The Melvins

(Originally Published on South Florida Insider)

Hard Rock Luminaries Bring the Heat to South Florida – Review of the Concert at the Culture Room (Ft. Lauderdale, FL)

Photos and Story by: Gleb Barabanov

The Melvins have always been a band in an interesting situation. If you ask any ten random people from the street, there’s a good chance that only one or two of them will have heard of the group, if you’re lucky. But their influence can be heard in pretty much any rock group that has made it big in the last three decades. Having been cited as the primary inspiration by such huge acts as Nirvana, Tool, and Mastodon, who have all gone on to become huge successes in the public eye while selling out huge arenas almost without lifting a finger, The Melvins have always been a “fan’s band”, catering to a small group of hardcore supporters that “get it”.

The hardest working band in the scene, they frequently tour the United States year round (this was their third visit to South Florida in as many years) and play small venues, enabling their devotees to get up close and personal to the group. Founding members Buzz Osbourne and Dale Crover have been bringing their unique brand of chaos to audiences worldwide for over 34 years, releasing an astounding 21 albums during the group’s massive career. Backed by a revolving door of bassists throughout the years, this time around they employed Steven Shane McDonald, best known as being the bassist of Tenacious D and the punk rock super-group OFF.

Opening for the legendary founders of the Washington grunge scene was the group Spotlights. Made up of the husband and wife team of Mario and Sarah Quintero playing guitar and bass respectively, the Brooklyn based group merges riffs of elephant sized heaviness with the slowness of a sloth (in a good way!), creating a sonic landscape reminiscent of Pelican and Intronaut. Melding the abrasiveness of sludge metal with the slow, atmospheric pace of shoegaze, the pair performed songs from their upcoming new album Seismic, including the song Learn to Sleep which is available to stream via their bandcamp. I was not aware of this group before seeing them perform that night, but I was impressed with how tight and focused the group sounded. They also did not utilize a drummer, instead performing as a pair using a laptop to play the backing drums in their music. After a few songs, the group thanked the audience for their time and let The Melvins’ techs get to work on setting up the stage.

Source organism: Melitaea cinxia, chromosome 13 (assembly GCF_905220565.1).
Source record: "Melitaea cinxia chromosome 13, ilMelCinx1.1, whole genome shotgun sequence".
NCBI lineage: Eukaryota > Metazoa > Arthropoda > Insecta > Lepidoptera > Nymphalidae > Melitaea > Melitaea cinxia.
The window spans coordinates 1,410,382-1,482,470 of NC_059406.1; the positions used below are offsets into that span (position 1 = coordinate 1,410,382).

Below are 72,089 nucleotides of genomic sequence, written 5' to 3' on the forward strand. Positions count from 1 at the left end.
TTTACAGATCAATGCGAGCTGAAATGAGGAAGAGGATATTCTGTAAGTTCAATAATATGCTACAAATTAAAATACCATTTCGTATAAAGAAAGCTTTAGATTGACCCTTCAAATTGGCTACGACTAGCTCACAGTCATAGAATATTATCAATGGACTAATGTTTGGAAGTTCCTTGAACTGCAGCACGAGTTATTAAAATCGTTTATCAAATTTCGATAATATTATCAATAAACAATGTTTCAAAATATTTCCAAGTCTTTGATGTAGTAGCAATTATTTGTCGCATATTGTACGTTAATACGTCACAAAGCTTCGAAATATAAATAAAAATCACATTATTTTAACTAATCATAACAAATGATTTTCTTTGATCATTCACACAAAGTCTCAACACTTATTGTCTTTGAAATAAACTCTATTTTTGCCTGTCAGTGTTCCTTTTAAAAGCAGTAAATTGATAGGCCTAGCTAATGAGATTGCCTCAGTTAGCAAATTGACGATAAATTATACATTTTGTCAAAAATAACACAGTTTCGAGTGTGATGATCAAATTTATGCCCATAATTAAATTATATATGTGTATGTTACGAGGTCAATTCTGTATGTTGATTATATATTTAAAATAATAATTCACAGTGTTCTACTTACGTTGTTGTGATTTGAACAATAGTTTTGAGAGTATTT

After a short wait, King Buzzo himself made his way onto the stage, clad in his infamous black robe adorned with chrome spirals and various other trim. As the rest of the band assembled onstage, the group kicked off into their first few songs, including Oven, Anaconda, Queen, and The Kicking Machine. All three members took on singing duties during the songs, and I was very impressed with the way Dale was able to sing his lines while also maintaining a killer drum line without missing a beat. They also played a few covers, including David Bowie’s Saviour Machine and The Beatles I Wanna Hold Your Hand, before breaking in four songs from their latest album A Walk With Love & Death. Once Buzz began the opening riff to Melvins classic The Bit, the entire place went wild as a giant mosh pit exploded in the center of the room. After a few more songs, Buzz brought out their opener Spotlights and performed Hung Bunny and Roman Dog Bird from one of their most well-known albums Lysol, after which they departed the stage with a crowd baying for more. Unfortunately, they did not play an encore (probably due to time constraints), but they say its better to leave the crowd hungry for more than overstay your welcome and The Melvins definitely left me waiting impatiently until the next time they made their way to my part of town.